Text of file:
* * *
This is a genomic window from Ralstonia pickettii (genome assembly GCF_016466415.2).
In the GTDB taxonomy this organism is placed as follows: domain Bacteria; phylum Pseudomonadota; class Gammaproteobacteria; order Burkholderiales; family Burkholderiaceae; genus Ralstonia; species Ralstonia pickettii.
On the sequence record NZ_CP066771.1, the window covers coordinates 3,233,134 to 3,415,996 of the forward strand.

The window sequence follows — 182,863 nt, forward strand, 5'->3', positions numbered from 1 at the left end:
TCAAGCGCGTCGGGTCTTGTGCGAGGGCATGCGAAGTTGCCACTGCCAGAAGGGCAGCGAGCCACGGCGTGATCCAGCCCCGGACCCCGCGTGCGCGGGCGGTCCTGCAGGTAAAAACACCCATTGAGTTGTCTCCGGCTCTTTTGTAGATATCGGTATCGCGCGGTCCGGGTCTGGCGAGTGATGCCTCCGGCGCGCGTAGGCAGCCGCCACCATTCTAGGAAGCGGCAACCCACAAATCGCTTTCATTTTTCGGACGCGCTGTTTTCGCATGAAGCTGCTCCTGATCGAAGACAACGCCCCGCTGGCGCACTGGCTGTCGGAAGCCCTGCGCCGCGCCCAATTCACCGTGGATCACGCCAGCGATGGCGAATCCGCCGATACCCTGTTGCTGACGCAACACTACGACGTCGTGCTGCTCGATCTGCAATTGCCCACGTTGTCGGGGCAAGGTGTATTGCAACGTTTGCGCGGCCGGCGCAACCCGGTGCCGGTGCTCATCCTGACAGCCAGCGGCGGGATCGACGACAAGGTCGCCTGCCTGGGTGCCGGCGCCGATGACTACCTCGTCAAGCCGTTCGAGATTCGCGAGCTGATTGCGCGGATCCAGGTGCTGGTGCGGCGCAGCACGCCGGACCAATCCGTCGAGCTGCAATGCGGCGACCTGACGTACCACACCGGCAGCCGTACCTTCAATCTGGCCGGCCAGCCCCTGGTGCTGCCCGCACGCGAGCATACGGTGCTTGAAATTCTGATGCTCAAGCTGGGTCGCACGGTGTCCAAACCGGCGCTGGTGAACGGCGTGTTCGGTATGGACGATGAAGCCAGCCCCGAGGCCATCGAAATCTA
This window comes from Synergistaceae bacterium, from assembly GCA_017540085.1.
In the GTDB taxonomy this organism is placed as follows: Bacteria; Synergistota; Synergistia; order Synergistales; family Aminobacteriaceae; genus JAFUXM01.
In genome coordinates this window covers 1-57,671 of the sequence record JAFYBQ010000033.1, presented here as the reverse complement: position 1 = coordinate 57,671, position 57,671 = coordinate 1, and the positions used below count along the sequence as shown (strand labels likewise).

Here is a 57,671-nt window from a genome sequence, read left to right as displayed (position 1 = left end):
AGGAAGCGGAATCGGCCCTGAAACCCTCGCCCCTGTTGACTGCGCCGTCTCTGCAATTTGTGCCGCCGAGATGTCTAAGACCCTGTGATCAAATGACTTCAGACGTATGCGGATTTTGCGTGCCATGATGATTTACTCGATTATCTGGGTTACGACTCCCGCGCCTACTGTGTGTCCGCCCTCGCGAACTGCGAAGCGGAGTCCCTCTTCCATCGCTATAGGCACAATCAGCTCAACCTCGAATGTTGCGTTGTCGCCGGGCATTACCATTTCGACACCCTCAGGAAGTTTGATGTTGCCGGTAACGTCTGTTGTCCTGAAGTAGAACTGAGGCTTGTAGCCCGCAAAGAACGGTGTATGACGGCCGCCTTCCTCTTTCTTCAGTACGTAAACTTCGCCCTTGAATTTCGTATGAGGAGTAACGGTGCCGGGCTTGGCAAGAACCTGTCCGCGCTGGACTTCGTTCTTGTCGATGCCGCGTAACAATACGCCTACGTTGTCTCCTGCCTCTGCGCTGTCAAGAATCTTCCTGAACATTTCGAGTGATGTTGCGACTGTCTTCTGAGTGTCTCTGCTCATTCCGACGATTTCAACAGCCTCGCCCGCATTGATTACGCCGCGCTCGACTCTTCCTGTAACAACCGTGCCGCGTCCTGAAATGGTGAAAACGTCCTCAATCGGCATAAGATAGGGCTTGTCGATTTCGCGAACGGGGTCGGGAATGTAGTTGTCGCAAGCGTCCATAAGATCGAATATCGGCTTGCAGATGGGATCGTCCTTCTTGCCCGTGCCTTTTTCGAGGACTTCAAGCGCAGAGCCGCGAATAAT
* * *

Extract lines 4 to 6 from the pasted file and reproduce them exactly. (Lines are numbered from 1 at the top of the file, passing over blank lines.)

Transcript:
The window sequence follows — 182,863 nt, forward strand, 5'->3', positions numbered from 1 at the left end:
TCAAGCGCGTCGGGTCTTGTGCGAGGGCATGCGAAGTTGCCACTGCCAGAAGGGCAGCGAGCCACGGCGTGATCCAGCCCCGGACCCCGCGTGCGCGGGCGGTCCTGCAGGTAAAAACACCCATTGAGTTGTCTCCGGCTCTTTTGTAGATATCGGTATCGCGCGGTCCGGGTCTGGCGAGTGATGCCTCCGGCGCGCGTAGGCAGCCGCCACCATTCTAGGAAGCGGCAACCCACAAATCGCTTTCATTTTTCGGACGCGCTGTTTTCGCATGAAGCTGCTCCTGATCGAAGACAACGCCCCGCTGGCGCACTGGCTGTCGGAAGCCCTGCGCCGCGCCCAATTCACCGTGGATCACGCCAGCGATGGCGAATCCGCCGATACCCTGTTGCTGACGCAACACTACGACGTCGTGCTGCTCGATCTGCAATTGCCCACGTTGTCGGGGCAAGGTGTATTGCAACGTTTGCGCGGCCGGCGCAACCCGGTGCCGGTGCTCATCCTGACAGCCAGCGGCGGGATCGACGACAAGGTCGCCTGCCTGGGTGCCGGCGCCGATGACTACCTCGTCAAGCCGTTCGAGATTCGCGAGCTGATTGCGCGGATCCAGGTGCTGGTGCGGCGCAGCACGCCGGACCAATCCGTCGAGCTGCAATGCGGCGACCTGACGTACCACACCGGCAGCCGTACCTTCAATCTGGCCGGCCAGCCCCTGGTGCTGCCCGCACGCGAGCATACGGTGCTTGAAATTCTGATGCTCAAGCTGGGTCGCACGGTGTCCAAACCGGCGCTGGTGAACGGCGTGTTCGGTATGGACGATGAAGCCAGCCCCGAGGCCATCGAAATCTA
This window comes from Synergistaceae bacterium, from assembly GCA_017540085.1.